Fall is the perfect time to begin composting. It’s the end of the growing season and there’s plenty of yard debris to clean up, which means plenty of startup ingredients. Plus, the cool, dry weather is perfect for working outdoors. More importantly, year-round plants like trees, shrubs, and perennials benefit from a fresh application of compost heading into the dormant season.
When you ask the question, "Should I compost in the fall?" — here's your answer: Yes, because you can save money, salvage valuable plant nutrients, and divert yard debris from landfills by making your own compost. If you're intimidated, don't be! It's a simple process that only requires minimal intervention on your part; You just add the ingredients and let nature do most of the work for you. Here's how.
If you’ve ever spent time raking or blowing autumn leaves before bagging them for the trash company to haul away, you’ll be glad to know there's a better (and easier!) way. Fallen leaves, along with most other landscape debris, can be composted. This includes, but is not limited to:
- Grass clippings
- Annual flowers that have finished blooming
- Vegetable plants after the harvest
- Pruned or fallen sticks, twigs, and branches
- Natural autumn decorations like pumpkins, straw bales, and corn stalks
You can compost virtually any organic waste under ideal conditions, including traditional “taboo” items like citrus fruit, onion peels, and diseased leaves. Just be sure to monitor the green-to-brown ingredient ratio, moisture content, and aeration.
If you can mow the lawn, you can make compost.
Step 1: When the leaves begin to fall, use a lawnmower with a bagger attachment to collect them. This way, the leaves will be shredded and mixed with grass clippings, which will help both break down more efficiently.
Step 2: Pile the mixture in an out-of-the-way location where it can decompose on its own.
Step 3: Alternatively, water the pile, cover it with a tarp, and turn it once a week for faster processing.
If you have large quantities of material to compost, batch processing works best. Choose from either an enclosed bin or an open pile. Bins keep the moisture consistent throughout the batch, protect the outside surfaces from microbe-killing sunlight, and keep animals out of the compost.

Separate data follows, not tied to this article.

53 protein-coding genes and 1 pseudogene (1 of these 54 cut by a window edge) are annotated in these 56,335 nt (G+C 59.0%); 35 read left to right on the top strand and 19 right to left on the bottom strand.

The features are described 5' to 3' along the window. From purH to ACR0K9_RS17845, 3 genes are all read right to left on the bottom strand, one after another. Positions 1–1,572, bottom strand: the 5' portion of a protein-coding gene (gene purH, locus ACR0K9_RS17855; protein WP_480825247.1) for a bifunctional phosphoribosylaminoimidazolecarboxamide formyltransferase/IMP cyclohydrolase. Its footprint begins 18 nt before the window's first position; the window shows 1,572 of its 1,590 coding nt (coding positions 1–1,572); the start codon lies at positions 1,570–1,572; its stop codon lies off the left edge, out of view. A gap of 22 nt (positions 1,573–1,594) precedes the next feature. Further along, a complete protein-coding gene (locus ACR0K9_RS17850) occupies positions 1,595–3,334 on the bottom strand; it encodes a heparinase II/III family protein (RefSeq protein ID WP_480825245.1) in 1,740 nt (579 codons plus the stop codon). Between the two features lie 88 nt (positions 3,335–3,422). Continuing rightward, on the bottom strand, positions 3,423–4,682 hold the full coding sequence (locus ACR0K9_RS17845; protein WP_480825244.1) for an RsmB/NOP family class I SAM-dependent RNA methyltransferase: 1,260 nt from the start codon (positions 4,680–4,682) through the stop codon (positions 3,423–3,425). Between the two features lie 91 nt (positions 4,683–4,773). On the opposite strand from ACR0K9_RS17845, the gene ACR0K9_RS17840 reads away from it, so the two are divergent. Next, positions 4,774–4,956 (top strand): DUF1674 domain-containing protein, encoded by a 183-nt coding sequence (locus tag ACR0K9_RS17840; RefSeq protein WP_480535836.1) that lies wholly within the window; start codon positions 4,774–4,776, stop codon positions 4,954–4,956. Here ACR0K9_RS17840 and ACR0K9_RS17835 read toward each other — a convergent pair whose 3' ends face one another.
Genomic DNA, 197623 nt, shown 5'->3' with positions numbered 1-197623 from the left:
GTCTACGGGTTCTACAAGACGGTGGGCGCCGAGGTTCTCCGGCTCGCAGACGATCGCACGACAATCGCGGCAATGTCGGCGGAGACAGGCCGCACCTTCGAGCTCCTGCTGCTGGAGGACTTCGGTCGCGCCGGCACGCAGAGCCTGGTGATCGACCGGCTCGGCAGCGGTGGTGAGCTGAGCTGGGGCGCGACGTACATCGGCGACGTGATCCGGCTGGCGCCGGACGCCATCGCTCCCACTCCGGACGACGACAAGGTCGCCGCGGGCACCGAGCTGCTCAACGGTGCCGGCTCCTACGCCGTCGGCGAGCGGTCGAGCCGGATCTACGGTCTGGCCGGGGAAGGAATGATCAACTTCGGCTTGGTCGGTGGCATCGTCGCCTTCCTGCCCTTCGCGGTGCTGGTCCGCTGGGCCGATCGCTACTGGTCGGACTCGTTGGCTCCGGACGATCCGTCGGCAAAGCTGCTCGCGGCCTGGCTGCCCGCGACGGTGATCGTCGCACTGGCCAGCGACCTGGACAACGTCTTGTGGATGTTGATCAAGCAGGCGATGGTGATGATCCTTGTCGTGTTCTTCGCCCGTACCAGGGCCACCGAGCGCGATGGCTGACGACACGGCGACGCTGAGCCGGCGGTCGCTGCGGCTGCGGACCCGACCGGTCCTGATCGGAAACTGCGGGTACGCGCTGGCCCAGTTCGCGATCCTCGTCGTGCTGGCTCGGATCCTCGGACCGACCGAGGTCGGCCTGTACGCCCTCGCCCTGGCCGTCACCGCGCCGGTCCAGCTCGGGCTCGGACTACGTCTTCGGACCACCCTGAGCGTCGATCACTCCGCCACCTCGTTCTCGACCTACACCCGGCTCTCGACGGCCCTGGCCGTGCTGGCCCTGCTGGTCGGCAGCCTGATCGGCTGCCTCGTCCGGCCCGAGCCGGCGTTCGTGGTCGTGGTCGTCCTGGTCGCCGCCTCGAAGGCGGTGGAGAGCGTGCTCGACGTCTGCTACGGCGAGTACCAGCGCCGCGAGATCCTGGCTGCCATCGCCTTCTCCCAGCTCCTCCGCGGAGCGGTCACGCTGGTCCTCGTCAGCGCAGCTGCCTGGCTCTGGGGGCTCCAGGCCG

Tumbling bins make it much easier to keep the batch aerated. Open piles are fast, easy, and free to build, but take longer to process. Covering an open pile with a tarp can address many of the concerns that bins solve.
Composting occurs thanks to billions of microbes that colonize the surfaces of the compost ingredients. Smaller ingredients have a greater surface area, which means more space for more microbes. So rather than simply piling up pumpkins, tree limbs, and corn stalks, you should chop up bulky items so that the particle size is no larger than 2 inches in any dimension.
Step 1: Chop up bulky items like pumpkins, tree limbs, and corn stalks into 2-inch pieces.
Step 2: Use a lawnmower with a bagger to capture high-nitrogen grass clippings. It’s also great for shredding fallen leaves, annual flowers, vegetable plants, and small twigs. You’ll need to sharpen the blade afterward.
Step 3: Use a woodchipper or shredder to grind tree branches up to 3 inches thick, as well as corn stalks, coarse weeds, and woody vines.
In composting, all of the ingredients are categorized into carbon-rich “browns” and the nitrogen-rich “greens.” Browns include things like dried leaves, straw, corn stalks, dried grasses, and shredded paper or cardboard. Greens would be fresh grass clippings, green leaves, green weeds and garden plants, kitchen veggie scraps, and coffee grounds.
The microbes that do the work of composting use carbon as fuel and nitrogen for growth and reproduction. For the best results (fast decomposition, high quality compost) they need a consistent supply of about 70% carbon and 30% nitrogen. Items in the brown category and the green category include both carbon and nitrogen but at different levels.
Step 1: To achieve something close to the ideal carbon-to-nitrogen ratio, start the pile with about three parts brown material to one part green.
Step 2: Adjust the ratio as needed by adding more brown or green ingredients.
To get usable compost quickly, a bit of maintenance is necessary.
Step 1: Shred and pile the ingredients in the 3:1 brown-to-green ratio, wetting it as you go. The moisture consistency should be similar to a sponge that has been soaked and gently wrung out.
Step 2: Cover the pile or close the bin and leave it alone for about 14 days.
Step 3: After the first two weeks, turn and mix the pile. With a tumbler, simply rotate the chamber a few times. Otherwise, use a manure fork to manually turn and mix the pile, like tossing a salad. The interior should have warmed to some extent by this point, and it may even radiate a significant amount of heat.
Step 4: If the compost seems dry, add water. If it smells bad, add more brown material. If it’s not getting hot, add more green material.
Step 5: After turning the pile, cover it up again.
Step 6: Repeat the above steps weekly.
Step 7: The compost is ready to use after 6 to 10 weeks. You can apply it immediately by spreading a 1-inch layer across the root zones of landscape plants, or you can store it for later use.
Making compost with landscape waste in the fall is an excellent way to close the nutrient loop and reduce pollution. Your yard and garden will thank you for it.
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